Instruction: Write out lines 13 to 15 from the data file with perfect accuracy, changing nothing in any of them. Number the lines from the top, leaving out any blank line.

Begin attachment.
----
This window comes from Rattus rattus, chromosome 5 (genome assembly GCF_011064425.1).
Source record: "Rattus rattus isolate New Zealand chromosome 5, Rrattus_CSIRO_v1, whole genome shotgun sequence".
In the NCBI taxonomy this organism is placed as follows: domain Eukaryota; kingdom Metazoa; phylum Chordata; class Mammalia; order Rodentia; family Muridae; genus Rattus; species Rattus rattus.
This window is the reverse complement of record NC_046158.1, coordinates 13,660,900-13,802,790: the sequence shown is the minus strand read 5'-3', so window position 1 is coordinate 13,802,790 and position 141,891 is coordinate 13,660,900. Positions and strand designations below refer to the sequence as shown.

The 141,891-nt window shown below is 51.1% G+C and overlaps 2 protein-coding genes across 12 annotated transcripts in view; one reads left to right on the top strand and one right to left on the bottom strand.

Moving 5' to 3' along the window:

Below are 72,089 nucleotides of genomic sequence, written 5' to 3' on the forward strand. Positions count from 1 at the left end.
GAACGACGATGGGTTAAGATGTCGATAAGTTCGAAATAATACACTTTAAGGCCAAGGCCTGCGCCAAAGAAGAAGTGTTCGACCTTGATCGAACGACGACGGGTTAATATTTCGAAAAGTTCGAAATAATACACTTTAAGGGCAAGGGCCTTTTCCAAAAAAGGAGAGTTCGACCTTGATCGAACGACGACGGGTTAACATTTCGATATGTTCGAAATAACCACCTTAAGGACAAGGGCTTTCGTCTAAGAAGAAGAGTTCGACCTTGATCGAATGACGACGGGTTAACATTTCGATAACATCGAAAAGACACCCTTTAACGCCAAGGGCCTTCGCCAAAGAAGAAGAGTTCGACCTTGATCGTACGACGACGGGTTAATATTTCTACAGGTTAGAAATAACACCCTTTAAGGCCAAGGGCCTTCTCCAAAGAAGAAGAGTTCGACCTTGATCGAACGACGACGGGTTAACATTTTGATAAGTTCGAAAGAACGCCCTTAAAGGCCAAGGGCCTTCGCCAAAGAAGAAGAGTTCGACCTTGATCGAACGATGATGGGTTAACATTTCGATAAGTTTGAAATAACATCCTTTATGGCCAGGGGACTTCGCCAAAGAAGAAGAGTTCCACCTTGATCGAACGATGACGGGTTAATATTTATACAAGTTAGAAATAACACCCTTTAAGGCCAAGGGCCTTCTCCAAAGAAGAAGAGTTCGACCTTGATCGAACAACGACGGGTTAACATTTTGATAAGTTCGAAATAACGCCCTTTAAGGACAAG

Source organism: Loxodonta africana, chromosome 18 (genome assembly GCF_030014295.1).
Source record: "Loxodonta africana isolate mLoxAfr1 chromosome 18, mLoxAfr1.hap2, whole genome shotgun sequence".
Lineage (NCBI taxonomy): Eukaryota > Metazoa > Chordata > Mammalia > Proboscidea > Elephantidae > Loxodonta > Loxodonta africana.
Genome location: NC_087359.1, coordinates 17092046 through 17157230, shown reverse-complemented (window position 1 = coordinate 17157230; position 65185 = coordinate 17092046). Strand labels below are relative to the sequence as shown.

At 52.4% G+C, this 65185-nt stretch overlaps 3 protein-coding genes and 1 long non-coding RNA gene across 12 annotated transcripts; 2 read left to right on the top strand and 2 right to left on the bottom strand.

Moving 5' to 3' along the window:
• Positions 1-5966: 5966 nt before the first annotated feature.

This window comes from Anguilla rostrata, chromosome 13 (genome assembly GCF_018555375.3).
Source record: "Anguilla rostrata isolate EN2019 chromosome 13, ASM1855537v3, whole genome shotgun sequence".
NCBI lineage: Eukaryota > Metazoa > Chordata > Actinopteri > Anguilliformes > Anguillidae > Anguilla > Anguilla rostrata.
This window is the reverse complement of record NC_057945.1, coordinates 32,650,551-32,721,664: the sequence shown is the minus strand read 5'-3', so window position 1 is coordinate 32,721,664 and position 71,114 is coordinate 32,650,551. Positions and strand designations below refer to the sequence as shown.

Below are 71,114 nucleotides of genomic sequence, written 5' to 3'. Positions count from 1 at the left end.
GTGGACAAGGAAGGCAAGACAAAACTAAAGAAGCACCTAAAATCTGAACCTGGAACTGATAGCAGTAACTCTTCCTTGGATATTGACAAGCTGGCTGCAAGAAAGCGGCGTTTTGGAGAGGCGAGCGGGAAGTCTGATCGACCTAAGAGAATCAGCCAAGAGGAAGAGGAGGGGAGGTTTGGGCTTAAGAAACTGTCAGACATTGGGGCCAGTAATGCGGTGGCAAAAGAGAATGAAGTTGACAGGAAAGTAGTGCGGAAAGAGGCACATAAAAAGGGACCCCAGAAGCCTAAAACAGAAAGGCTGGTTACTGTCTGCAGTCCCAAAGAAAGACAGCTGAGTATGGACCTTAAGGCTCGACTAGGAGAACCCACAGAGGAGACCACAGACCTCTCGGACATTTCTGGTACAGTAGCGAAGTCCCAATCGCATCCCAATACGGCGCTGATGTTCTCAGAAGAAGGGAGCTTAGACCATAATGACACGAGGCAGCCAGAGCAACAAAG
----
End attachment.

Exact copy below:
At 52.4% G+C, this 65185-nt stretch overlaps 3 protein-coding genes and 1 long non-coding RNA gene across 12 annotated transcripts; 2 read left to right on the top strand and 2 right to left on the bottom strand.

Moving 5' to 3' along the window:
• Positions 1-5966: 5966 nt before the first annotated feature.